June 13, 2019 6:25 pm

Questions remain after Ontario health minister meets with London mayor

Middlesex-London Health Unit's medical officer of health Dr. Chris Mackie sits down with London Mayor Ed Holder and Ontario health minister Christine Elliott.

Andrew Graham / 980 CFPL
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Christine Elliott, Ontario’s minister of health and long-term care, stopped by 300 Dufferin Ave. on Thursday to meet with Mayor Ed Holder and medical officer of health Dr. Chris Mackie.

Up for discussion during the meeting was a planned permanent supervised consumption facility for the city.

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READ MORE: Health Minister defends rejection of York St. application but promises permanent supervised consumption site for London

According to Elliott, the meeting was one that focused on discussion rather than decisions.

“We had people from the ministry, who were here several days, that actually, physically looked at the two primary sites,” Elliott said.

“I’m here to listen and to understand better.”

Speaking to reporters, Holder maintained a grateful tone for Elliott’s appearance at London city hall.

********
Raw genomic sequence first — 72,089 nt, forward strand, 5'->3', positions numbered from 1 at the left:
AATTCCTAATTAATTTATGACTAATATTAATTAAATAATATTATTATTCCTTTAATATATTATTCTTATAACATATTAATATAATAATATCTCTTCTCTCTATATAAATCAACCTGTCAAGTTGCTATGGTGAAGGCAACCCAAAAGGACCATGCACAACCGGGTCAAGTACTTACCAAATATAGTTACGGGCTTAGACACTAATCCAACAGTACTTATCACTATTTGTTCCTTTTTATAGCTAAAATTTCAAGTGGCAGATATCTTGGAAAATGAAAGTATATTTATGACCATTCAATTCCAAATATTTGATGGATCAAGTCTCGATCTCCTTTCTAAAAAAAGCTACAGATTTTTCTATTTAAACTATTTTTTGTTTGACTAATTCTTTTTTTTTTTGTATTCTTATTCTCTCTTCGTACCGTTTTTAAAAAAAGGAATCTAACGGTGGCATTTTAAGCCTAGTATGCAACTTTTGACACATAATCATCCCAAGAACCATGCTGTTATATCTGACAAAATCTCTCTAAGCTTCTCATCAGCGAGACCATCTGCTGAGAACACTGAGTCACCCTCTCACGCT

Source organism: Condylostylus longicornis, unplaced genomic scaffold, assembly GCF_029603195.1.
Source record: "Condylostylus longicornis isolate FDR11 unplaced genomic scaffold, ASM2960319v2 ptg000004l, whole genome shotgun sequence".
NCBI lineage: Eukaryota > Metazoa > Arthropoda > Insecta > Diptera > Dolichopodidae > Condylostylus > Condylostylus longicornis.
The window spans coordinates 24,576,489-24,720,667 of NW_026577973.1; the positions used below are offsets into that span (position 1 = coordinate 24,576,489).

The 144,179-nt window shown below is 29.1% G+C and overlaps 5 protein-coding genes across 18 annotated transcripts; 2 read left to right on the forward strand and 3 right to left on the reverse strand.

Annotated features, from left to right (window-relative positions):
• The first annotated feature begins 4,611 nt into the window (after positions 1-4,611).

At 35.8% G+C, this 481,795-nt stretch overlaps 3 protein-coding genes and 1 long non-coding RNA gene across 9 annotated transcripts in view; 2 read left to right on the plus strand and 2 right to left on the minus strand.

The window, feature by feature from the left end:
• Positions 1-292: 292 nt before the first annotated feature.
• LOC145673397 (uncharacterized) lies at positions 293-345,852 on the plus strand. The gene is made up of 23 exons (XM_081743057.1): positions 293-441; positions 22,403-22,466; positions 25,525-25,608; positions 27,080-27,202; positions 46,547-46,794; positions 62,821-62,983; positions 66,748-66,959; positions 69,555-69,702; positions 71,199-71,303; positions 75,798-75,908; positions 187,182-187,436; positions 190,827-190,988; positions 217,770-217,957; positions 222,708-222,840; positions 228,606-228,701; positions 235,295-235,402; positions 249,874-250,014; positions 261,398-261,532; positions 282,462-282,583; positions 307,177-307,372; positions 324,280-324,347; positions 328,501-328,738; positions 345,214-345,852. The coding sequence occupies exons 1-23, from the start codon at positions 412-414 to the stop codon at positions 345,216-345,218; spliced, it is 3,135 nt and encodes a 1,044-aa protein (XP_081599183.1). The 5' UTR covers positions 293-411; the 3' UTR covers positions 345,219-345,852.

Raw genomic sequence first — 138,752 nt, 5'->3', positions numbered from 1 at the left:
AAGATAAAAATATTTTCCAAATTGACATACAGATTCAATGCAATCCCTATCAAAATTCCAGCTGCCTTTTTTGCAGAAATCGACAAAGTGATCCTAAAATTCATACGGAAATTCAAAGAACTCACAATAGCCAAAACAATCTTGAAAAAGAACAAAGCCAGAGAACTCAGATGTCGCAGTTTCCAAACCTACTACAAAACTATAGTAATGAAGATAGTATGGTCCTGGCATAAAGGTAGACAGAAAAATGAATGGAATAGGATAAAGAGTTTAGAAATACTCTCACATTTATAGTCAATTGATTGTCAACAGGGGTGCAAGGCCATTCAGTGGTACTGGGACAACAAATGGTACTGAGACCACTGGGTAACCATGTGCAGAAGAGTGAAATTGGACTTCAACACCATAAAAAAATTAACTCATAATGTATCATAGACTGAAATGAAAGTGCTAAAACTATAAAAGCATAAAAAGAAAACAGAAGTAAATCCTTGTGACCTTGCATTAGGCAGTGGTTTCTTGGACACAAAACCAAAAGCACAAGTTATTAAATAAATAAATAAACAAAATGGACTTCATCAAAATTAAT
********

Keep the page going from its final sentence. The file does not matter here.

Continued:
“She came here with an open mind, she’s heard the case that we have made and she says that she’s going to take that back… and make determinations on where that site will be,” Holder said.

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The meeting comes a little more than a week after London’s medical officer of health told Global News Radio 980 CFPL that the province rejected a funding application for a permanent supervised consumption facility at 446 York St.

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When asked by reporters as to whether this rejection was influenced, in part, by lobbying, the health minister maintained that it did not play a role.

“We are looking at the same criteria for the location of every consumption and treatment services site in any location in Ontario,” Elliott said.

“That [criteria] is the need of the location to other services and, of course, the community involvement and participation.”

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Holder added that Elliott had confirmed a provincial funding commitment for London’s upcoming permanent supervised consumption facility. The commitment also ensures no disruption to services related to the funding, Holder said.

London currently has a temporary overdose prevention site on 186 King St.

Its lease is set to run out in March 2020.

© 2019 Global News, a division of Corus Entertainment Inc.

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